China: Investing in the U.S. after Unocal

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This post is a guest contribution by Dian Chu, market analyst, trader and author of the Economic Forecasts and Opinions blog.

After state-owned CNOOC was blocked from the Unocal acquisition in 2005, China has instead turned towards other countries such as Australia, Canada and Brazil for its natural resource strategic investments.

While China is the top U.S. debt holder in the world, percentage-of-GDP-wise, the U.S. receives relatively little non-bond investment from China, based on data tracked by The Heritage Foundation. (See chart.) Part of this “allocation difference” could be attributed to the long-existing tensions over various issues including, but not limited to, trade imbalance and currency, between the world’s top two economies.

The increasing frictions have prompted the U.S. to scrutinize China-related domestic acquisitions with an extra pair of magnifying glasses.  And the resources and infrastructure sectors appear to be the most politically sensitive.  Even as recent as last December, a Chinese mining company had to back out of a deal to invest in Nevada gold mine after security concerns cited by the U.S. government. (The mine is about 60 miles from a U.S. naval base.)

China – investing strategy shift

However, Chinese companies have become much more aggressive and savvy in their approach to deal making, and have adapted to the political environment through joint ventures with local companies and small stakes instead of ambitious, high-profile large acquisitions.

Based on the data from the Heritage Foundation, the bulk of Chinese investment in the U.S. since 2005 has been in the financial and real estate sectors. (See graph.)  Nevertheless, the shift in approach has helped the Chinese enter into the U.S. energy and power market through the following major deals:

In Feb. 2007, Sinopec agreed to provide Syntroleum with $100 million to support a joint gas-to-liquid (GTL) technology development.

Last October, Norwegian energy group Statoil sold some of its US Gulf offshore oil assets to CNOOC for an undisclosed amount.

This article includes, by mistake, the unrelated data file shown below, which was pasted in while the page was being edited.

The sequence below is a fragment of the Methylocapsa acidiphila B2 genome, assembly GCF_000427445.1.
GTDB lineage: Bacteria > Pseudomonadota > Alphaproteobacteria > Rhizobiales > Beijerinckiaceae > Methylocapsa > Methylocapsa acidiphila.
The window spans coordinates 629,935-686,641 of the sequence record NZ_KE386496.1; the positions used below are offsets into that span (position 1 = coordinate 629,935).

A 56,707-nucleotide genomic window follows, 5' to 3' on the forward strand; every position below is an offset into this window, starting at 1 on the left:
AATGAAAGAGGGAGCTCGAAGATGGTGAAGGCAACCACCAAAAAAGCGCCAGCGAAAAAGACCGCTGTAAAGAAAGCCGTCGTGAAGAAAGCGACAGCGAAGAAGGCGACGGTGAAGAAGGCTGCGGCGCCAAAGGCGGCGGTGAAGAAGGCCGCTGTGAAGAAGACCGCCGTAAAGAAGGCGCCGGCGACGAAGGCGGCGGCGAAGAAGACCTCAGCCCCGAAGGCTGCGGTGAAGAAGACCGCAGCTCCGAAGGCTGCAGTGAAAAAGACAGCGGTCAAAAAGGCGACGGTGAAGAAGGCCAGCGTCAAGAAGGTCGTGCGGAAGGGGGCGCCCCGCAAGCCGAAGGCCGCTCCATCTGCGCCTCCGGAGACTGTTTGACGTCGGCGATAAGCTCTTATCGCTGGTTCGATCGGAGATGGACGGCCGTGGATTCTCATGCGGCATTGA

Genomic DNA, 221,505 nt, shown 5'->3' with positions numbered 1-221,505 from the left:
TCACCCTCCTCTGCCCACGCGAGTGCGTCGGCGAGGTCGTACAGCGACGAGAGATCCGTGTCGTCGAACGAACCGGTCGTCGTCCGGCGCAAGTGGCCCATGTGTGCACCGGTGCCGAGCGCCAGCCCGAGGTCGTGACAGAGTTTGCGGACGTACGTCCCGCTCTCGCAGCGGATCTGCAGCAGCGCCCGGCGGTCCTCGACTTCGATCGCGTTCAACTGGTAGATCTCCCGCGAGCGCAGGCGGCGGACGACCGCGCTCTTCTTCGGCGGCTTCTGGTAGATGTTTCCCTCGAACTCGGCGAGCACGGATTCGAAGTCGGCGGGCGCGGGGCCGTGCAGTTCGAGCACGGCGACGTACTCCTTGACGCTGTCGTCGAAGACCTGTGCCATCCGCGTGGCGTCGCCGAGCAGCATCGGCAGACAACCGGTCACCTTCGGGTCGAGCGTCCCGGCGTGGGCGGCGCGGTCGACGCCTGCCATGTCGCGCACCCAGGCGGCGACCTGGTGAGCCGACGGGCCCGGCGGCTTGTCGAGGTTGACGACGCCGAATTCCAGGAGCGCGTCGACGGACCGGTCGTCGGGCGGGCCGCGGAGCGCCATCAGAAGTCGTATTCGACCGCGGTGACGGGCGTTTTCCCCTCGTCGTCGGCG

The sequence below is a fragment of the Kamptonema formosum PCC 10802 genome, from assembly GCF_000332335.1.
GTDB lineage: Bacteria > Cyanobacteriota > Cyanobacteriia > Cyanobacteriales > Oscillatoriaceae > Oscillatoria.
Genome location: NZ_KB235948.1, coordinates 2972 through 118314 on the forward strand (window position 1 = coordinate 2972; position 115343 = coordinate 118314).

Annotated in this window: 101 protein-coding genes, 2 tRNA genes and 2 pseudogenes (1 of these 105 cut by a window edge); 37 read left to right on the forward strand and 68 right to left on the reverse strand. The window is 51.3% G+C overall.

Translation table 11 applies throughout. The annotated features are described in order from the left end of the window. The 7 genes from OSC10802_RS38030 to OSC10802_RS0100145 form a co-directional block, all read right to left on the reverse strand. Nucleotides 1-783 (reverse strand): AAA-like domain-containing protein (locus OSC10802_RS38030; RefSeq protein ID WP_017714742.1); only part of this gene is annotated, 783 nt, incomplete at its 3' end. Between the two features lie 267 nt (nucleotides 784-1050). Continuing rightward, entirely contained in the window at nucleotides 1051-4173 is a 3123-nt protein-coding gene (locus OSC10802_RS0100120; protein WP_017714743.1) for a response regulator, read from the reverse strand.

Last November, China Investment Corp. (CIC) agreed to buy a 15% equity stake in Virginia-based power company AES Corp. for $1.58 billion.

In May of this year, Hopu Investment Management Co., a Chinese private equity firm, invested about $100 million for around 1% stake in Chesapeake Energy.

U.S. − jobs, jobs, jobs … or not?

Meanwhile, a subtle change is also taking place on the U.S. side.

Reuters reported that China state-owned Anshan Iron & Steel Group, the parent of Angang Steel Co., has agreed to pay $175 million for a stake of about 14% in a rebar plant that Steel Development Co., a U.S. private startup, is building in Mississippi.

Despite a previous report of shelving the project due to congressional opposition citing national security concern (we are talking about a relatively small base-metal rebar plant here), Anshan now says it is still planning to invest in the U.S. And according to Steelorbis.com,

“The Angang official recalled that the US Department of the Treasury had affirmed that the US Overseas Investment Office would deal with any national security concerns in relation to the issue and would seek to maintain an open investment environment”.

This investment reportedly would create about 1,000 construction jobs and more than 200 permanent manufacturing jobs in the U.S. once the facility is complete.